Past catches Sultan official

By LESLIE MORIARTY

Herald Writer

SULTAN — The city is embroiled in another round of political battles after the council recently found out its newest city administrator has a troubled past — and the mayor knew about it before the hiring.

After eight months on the job, city administrator Roy Bysegger’s work history has come to light: He was fired by two cities and in another was charged with five felonies for alleged misuse of a city credit card after buying tickets to an Oak Ridge Boys concert and a Cal-USC football game.

Mayor C. H. Rowe knew Bysegger was fired from city jobs in DuPont and in Crescent City, Calif. And in Susanville, Calif., he was charged with, but never convicted of, alleged misuse of credit cards. He resigned, but ended up staying six months before a replacement was hired.

Rowe said the criminal charges were in the background report, and it was available to any council member who asked for it.

"We knew about all that," Rowe said. "I made calls to both places and spoke to the people he worked with about those things, and I felt comfortable that I wanted to hire him. He came highly recommended."

Bysegger was confirmed by the council after a background check by Sultan police.

Council members say they like the work Bysegger has done, but some say they weren’t told the full story before his hiring.

"We had been told that his previous firings were politically motivated," councilman Mark Raney said. "We should have been told about this (the felony charges) from early on, and we weren’t. It’s the sort of thing that fires up folks who are so angry that they’ve almost ground the city to a halt with lawsuits and document requests."

"Thanks to some bad decisions by the mayor, a lot of folks will now unjustly judge a man and a community," Raney said.

But Raney said Bysegger "has made a positive impact on the city as a whole."

Councilman Perry McPherson agreed.

"So far Roy’s done a good job," McPherson said. "But as a council person I didn’t know his history. If someone else knew about all this, they should have been up front with us. If the mayor knew, he should have told us so we weren’t blindsided."

Despite the problems, a majority on the council said they are happy with Bysegger and have no plans to ask the mayor to remove him.

Bysegger said he doesn’t know why his past is surfacing now, other than some people may not like his work. But he said that comes with the job.

"My suspicions are that this is coming up now because there are certain people in this city who aren’t happy with the direction things are going."

In the past year, Sultan government has been a hotbed of controversy. Former city administrator Bill Trippett resigned, then sued the city over what’s been called a sexually charged workplace. A potential replacement, Brian Olsen, didn’t get the job because he had been fired twice and had an assault conviction in his past.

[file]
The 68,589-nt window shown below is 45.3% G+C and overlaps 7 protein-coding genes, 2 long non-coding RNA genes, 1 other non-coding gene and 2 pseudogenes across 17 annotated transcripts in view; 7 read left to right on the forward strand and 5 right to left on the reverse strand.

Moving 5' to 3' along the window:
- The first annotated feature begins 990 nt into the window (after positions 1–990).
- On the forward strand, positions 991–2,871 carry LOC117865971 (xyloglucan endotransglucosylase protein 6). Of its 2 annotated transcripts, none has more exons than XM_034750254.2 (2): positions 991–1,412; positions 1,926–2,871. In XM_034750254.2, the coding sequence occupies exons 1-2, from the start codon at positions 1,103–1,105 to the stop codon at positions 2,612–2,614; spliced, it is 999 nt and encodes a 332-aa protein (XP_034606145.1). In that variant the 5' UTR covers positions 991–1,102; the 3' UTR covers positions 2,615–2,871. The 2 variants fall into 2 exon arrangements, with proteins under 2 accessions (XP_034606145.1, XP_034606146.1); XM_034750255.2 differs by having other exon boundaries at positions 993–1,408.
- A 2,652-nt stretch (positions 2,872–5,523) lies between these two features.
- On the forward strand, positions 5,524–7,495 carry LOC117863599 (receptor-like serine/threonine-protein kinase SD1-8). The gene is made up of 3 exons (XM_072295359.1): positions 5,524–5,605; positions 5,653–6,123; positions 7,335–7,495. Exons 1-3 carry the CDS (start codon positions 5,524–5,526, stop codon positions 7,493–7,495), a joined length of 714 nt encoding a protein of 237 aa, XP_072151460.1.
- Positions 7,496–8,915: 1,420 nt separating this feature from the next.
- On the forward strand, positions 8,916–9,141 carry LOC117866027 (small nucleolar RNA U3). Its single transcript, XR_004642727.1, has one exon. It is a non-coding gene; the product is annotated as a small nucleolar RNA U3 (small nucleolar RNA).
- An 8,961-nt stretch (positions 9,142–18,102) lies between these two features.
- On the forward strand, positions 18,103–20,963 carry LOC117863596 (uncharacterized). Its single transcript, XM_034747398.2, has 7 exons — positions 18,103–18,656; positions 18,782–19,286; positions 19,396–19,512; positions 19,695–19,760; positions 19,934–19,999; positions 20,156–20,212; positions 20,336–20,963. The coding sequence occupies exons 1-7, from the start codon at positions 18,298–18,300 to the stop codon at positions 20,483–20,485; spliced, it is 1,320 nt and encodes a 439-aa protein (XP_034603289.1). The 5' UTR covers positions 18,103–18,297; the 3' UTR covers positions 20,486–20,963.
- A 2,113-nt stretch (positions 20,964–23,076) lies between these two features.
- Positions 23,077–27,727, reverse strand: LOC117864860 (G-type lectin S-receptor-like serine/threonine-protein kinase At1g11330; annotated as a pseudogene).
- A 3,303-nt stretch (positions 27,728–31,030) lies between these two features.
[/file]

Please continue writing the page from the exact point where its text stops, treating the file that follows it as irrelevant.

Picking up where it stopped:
Also, there have been heated debates about annexation and growth. There was missing money tied to a city official, a pricey council retreat that was rejected, a resignation and an audit.

Most recently, Bysegger was involved in a discussion about disbanding the city police department in favor of using Snohomish County sheriff’s personnel.

And now, Bysegger’s work history.

According to newspaper accounts and court documents, Bysegger was fired in Crescent City, where he was city manager from 1984-87. Some accounts say he was fired because he was ineffective in a fire investigation.

Three volunteer firefighters pleaded guilty to setting that fire. A dock was supposedly torched after the city wasn’t able to get the needed permit to tear the dock down and replace it with a $1.6 million sports-fishing pier and tourist attraction.

"I had no part in the fire," Bysegger said, adding he just directed the police chief to do the investigation, and the information was turned over to the prosecuting attorney. "What was really underneath all that was that the council was divided on the issue of redevelopment in Crescent City."

He said he was leading the redevelopment with city staff while a majority of the council favored consultants doing the work.

In 1990, Bysegger went to work as city administrator in Susanville. He was being charged with five felony counts of theft for personal use of a city credit card. The charges were dropped when he agreed to resign.

"I’ve never been convicted of any crime," Bysegger, 61, said, adding he won’t use a city credit card in Sultan.

Bysegger said Susanville didn’t have a policy on credit card use, and it was common for him, council members and department heads to use the cards for personal items and then pay for them later.

Records show that Bysegger paid his personal purchases prior to the bill arriving at city hall.

In one case, his daughter had been along on a business trip and her dinner was charged to the city because the restaurant wouldn’t separate it out from the check, he said. He repaid that amount.

In other cases, he paid for motel rooms and tickets to an Oak Ridge Boys concert and a Cal-USC football game, all of which were repaid before the purchases became public.

Nonetheless, Bysegger said he resigned "because they needed a scapegoat."

He then worked as city administrator in DuPont until he was hired in Sultan last February. He left DuPont when he was terminated by a new mayor who wanted to hire her own administrator.

Despite all the turmoil, Bysegger said he plans to continue his work in Sultan.

"What seems obvious to me is that this is a political situation, and that’s always to be expected when you are a city manager or city administrator. We do the best we can in public life to serve the public.

"Controversy is always going to come up."

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